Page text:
Moreover I hate everything that merely instructs me without increasing or directly quickening my activity.
Nietzsche prefaces his “untimely meditation” on “the use and abuse of history for life” with this quote. He thought it could stand in as a ceterum censo — a call for total warfare — in his mind against something like what he conceived as history, or research, without purpose and correct action. “We need it for life and action, not as a convenient way to avoid life and action.” It’s a tough ideal I’ve been thinking about and one I’ll be thinking about more now that I’ve seen it expressed so well.
Many of my friends and family know this already but for the past three months I’ve been on vacation from work. Everyone that works at Automattic (What’s that? You’ve probably heard of our biggest project, WordPress.com) can take a 2-3 month vacation, or sabbatical, every five years. That’s a lot of time to take off work! I haven’t had that much time off since I was four or five. “What are you going to do with all that time off?” One thing you could do with some time off like that is try and make some changes in how you live your life. One of the best ways to do that is through habit-forming.
You’re probably most familiar with how important habits are in their bad form. The things we all do that we can’t help doing. Things like procrastinating or always interrupting people or even addictions like gambling. A good habit being something like always saying “please” and “thank you” or exercising. Both types compound. The bad ones are easy to form and are destructive, eating away at every part of your life to some degree more or less. The good ones are hard to form and improve every part of your life. Some habits are foundational, or keystone, habits. These have the greatest chance to compound and have the greatest reach into every part of your life. Procrastination is a good example of a negative keystone habit. Exercise is commonly cited as a positive keystone habit. (For a good introduction I recommend The Power of Habit and Better Than Before.)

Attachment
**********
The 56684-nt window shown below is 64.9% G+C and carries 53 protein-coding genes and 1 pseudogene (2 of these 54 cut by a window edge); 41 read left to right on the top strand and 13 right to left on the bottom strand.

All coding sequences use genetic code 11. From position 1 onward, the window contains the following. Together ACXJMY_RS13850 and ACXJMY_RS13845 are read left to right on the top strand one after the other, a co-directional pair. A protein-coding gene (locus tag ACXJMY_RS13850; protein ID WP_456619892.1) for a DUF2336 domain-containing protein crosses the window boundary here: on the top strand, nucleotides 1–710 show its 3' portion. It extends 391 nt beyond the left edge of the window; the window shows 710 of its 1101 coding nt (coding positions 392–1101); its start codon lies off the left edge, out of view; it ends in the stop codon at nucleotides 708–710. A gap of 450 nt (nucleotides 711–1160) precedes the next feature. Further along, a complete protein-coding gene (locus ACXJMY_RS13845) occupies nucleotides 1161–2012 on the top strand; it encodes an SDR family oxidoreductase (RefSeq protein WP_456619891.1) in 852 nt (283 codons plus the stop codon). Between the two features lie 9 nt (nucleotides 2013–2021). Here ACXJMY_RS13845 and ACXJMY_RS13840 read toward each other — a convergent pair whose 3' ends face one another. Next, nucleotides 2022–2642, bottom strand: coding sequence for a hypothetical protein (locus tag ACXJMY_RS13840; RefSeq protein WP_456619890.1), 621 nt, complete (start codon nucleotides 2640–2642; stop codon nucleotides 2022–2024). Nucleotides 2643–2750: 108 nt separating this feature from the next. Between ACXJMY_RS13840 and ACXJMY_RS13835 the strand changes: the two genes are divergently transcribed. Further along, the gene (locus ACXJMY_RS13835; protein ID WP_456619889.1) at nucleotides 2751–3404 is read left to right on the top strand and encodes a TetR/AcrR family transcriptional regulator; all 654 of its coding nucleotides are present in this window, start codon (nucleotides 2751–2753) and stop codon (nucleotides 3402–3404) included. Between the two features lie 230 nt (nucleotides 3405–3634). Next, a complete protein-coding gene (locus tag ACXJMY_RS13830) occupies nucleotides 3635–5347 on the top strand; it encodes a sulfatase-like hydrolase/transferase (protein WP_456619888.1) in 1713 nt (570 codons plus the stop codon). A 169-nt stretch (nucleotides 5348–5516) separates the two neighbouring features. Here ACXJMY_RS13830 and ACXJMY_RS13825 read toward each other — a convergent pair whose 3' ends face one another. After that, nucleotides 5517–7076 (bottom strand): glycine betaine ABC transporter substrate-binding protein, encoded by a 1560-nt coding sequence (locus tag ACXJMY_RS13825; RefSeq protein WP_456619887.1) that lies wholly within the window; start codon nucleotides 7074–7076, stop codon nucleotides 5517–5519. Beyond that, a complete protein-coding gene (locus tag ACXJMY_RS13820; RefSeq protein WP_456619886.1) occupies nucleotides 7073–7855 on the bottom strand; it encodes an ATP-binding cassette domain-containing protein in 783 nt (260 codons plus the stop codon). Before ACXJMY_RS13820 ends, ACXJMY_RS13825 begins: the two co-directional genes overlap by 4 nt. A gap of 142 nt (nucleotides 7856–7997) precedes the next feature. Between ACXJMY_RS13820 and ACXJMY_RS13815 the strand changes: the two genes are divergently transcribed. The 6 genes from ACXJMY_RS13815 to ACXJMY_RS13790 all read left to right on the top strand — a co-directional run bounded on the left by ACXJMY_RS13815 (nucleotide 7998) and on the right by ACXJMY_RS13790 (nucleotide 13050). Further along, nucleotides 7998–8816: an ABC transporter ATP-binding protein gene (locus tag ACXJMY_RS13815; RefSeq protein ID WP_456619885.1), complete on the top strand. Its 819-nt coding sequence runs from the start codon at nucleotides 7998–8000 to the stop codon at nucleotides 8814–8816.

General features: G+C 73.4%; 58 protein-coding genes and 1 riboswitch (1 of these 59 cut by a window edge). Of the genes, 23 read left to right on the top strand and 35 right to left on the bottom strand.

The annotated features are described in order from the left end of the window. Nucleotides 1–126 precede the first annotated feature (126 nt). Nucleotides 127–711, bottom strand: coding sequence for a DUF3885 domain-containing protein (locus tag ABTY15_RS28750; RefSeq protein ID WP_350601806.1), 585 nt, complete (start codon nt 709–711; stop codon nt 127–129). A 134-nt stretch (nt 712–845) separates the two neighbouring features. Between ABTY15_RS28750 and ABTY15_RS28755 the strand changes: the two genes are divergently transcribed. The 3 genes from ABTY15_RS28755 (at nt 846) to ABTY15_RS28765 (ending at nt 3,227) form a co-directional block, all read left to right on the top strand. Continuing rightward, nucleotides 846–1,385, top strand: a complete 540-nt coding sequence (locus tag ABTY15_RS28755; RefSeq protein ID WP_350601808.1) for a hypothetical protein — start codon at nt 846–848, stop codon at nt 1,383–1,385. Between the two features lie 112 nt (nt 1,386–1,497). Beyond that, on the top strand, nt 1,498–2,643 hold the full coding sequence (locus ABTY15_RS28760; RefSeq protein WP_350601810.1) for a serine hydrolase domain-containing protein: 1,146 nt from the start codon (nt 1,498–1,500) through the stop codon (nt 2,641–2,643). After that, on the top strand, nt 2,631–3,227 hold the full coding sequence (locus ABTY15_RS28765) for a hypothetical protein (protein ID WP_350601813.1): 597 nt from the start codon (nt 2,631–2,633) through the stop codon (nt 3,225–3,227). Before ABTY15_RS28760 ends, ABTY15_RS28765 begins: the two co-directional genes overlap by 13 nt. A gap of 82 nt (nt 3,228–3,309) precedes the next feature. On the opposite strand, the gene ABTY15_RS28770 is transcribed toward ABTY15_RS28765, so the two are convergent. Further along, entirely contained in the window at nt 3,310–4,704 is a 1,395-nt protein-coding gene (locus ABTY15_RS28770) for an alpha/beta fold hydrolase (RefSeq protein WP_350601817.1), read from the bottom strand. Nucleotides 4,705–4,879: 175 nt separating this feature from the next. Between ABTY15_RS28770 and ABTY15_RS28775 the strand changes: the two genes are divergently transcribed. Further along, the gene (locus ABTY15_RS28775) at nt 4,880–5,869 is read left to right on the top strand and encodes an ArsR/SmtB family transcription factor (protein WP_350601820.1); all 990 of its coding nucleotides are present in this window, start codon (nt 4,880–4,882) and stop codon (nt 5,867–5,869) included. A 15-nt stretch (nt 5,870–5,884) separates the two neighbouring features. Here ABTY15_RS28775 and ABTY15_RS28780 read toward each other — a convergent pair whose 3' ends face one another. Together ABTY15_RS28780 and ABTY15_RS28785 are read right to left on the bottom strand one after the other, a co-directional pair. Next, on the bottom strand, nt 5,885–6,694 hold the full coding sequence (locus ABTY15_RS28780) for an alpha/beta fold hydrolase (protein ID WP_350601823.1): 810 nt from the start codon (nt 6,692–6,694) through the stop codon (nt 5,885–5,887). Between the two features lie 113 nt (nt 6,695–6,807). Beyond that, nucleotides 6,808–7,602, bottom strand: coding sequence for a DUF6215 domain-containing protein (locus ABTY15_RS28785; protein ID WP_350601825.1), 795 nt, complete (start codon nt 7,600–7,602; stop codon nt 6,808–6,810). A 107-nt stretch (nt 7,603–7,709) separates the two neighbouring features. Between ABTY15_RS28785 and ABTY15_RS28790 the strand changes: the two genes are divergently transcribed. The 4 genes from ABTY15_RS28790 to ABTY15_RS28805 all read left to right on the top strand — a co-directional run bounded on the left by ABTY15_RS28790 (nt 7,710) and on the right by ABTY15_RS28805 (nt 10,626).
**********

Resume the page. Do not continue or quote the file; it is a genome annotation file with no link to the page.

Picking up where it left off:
So with all this time off I figured, “what the heck, I’m going to try and build as many positive habits as I can and see if I can reshape my life in a really rewarding way.” Or something like that.
First, I’ll get some math out of the way for the careful reader who has noted that 100 days is more days than there are in three months. I started this project before my 3-month vacation. This was probably the smartest thing I did and is the biggest “secret” for building good habits: you can start anytime. I started with one push-up one day in May. I didn’t wait for a special event like a holiday or the start of the week or the right time. I just started doing a small thing where I wasn’t doing something before. I also learned this from my colleague Lance when he told me, after finishing his sabbatical, that he started doing things he could have started doing at anytime. He didn’t need to wait.